The University of Southampton
University of Southampton Institutional Repository

Robinson v. Chief Constable of West Yorkshire Police, 2018 UKSC 4

Robinson v. Chief Constable of West Yorkshire Police, 2018 UKSC 4
Robinson v. Chief Constable of West Yorkshire Police, 2018 UKSC 4
When, in the performance of their roles, do public authorities owe a private law duty of care to those harmed by their actions, and thus face common law tort liability if they discharge their state functions carelessly? The latest case on duties for public authorities, Robinson v. Chief Constable of West Yorkshire, indicates that the private duties owed in tort by public entities are the same as any other party under the common law. Robinson involved a positive act by police which harmed an innocent bystander; the UKSC was unanimous that the police owed a private duty of care to the victim. The leading opinion by Lord Reed was unequivocal that public authorities face the same test for common law duty of care as any other entity, rather than enduring higher, enjoying more lenient, standards. While Lord Reed’s analysis offers a compelling synthesis of legal precedent, the alternative approach advanced by Lord Hughes and Lord Mance raises questions regarding the durability of Lord Reed’s reasoning.
UK Constitutional Law Association
Eisler, Jacob
a290dee3-c42f-4ede-af9a-5ede55d0135a
Eisler, Jacob
a290dee3-c42f-4ede-af9a-5ede55d0135a

Eisler, Jacob (2018) Robinson v. Chief Constable of West Yorkshire Police, 2018 UKSC 4.

Record type: Other

Abstract

When, in the performance of their roles, do public authorities owe a private law duty of care to those harmed by their actions, and thus face common law tort liability if they discharge their state functions carelessly? The latest case on duties for public authorities, Robinson v. Chief Constable of West Yorkshire, indicates that the private duties owed in tort by public entities are the same as any other party under the common law. Robinson involved a positive act by police which harmed an innocent bystander; the UKSC was unanimous that the police owed a private duty of care to the victim. The leading opinion by Lord Reed was unequivocal that public authorities face the same test for common law duty of care as any other entity, rather than enduring higher, enjoying more lenient, standards. While Lord Reed’s analysis offers a compelling synthesis of legal precedent, the alternative approach advanced by Lord Hughes and Lord Mance raises questions regarding the durability of Lord Reed’s reasoning.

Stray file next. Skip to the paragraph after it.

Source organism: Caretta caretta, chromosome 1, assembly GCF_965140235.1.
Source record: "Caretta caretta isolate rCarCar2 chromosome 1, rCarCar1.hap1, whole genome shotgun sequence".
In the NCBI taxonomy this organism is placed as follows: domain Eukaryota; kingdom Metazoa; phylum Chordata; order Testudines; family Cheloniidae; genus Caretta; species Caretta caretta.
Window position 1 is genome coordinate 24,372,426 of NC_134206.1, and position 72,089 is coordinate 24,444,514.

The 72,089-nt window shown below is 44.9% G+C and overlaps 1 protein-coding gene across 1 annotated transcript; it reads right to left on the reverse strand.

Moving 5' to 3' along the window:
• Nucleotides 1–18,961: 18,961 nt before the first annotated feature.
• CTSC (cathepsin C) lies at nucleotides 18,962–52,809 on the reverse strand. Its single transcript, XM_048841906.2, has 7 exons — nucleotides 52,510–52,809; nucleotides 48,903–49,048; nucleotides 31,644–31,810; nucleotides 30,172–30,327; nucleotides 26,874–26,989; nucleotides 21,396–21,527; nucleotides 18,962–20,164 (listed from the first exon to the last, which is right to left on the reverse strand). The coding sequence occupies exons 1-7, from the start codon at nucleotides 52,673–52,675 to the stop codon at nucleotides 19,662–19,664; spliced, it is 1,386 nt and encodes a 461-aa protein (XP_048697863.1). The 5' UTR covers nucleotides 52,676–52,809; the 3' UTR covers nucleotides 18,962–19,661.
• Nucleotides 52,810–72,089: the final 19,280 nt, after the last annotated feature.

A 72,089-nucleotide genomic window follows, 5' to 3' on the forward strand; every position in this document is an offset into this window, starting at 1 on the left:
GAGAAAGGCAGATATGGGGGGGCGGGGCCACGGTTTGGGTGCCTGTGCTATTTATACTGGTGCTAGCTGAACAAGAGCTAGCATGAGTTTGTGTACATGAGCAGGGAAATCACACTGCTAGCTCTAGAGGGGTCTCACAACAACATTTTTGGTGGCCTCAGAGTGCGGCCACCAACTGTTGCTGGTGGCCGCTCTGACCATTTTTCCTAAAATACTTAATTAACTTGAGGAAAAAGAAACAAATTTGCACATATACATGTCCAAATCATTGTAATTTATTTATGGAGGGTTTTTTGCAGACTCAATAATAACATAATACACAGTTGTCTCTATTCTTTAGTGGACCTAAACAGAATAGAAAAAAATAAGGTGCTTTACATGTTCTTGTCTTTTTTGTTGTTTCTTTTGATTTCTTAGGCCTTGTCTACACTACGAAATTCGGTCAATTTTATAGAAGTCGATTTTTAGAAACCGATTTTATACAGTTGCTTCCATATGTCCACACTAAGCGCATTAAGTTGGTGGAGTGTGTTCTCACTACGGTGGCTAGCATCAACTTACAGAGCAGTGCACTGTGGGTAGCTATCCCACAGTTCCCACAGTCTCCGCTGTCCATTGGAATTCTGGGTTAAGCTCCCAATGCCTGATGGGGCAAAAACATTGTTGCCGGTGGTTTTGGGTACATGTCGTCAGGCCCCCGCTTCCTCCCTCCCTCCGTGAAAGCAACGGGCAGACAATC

This record has no associated files available for download.

More information

Published date: 14 May 2018

Identifiers

Local EPrints ID: 445394
URI: http://eprints.soton.ac.uk/id/eprint/445394
PURE UUID: fb482b98-aed2-458c-a30e-f336158258b6
ORCID for Jacob Eisler: ORCID iD orcid.org/0000-0003-4422-5255

Catalogue record

Date deposited: 07 Dec 2020 17:32
Last modified: 13 Dec 2021 03:31

Export record

Download statistics

Downloads from ePrints over the past year. Other digital versions may also be available to download e.g. from the publisher's website.

View more statistics

Atom RSS 1.0 RSS 2.0

Contact ePrints Soton: eprints@soton.ac.uk

ePrints Soton supports OAI 2.0 with a base URL of http://eprints.soton.ac.uk/cgi/oai2

This repository has been built using EPrints software, developed at the University of Southampton, but available to everyone to use.

We use cookies to ensure that we give you the best experience on our website. If you continue without changing your settings, we will assume that you are happy to receive cookies on the University of Southampton website.

×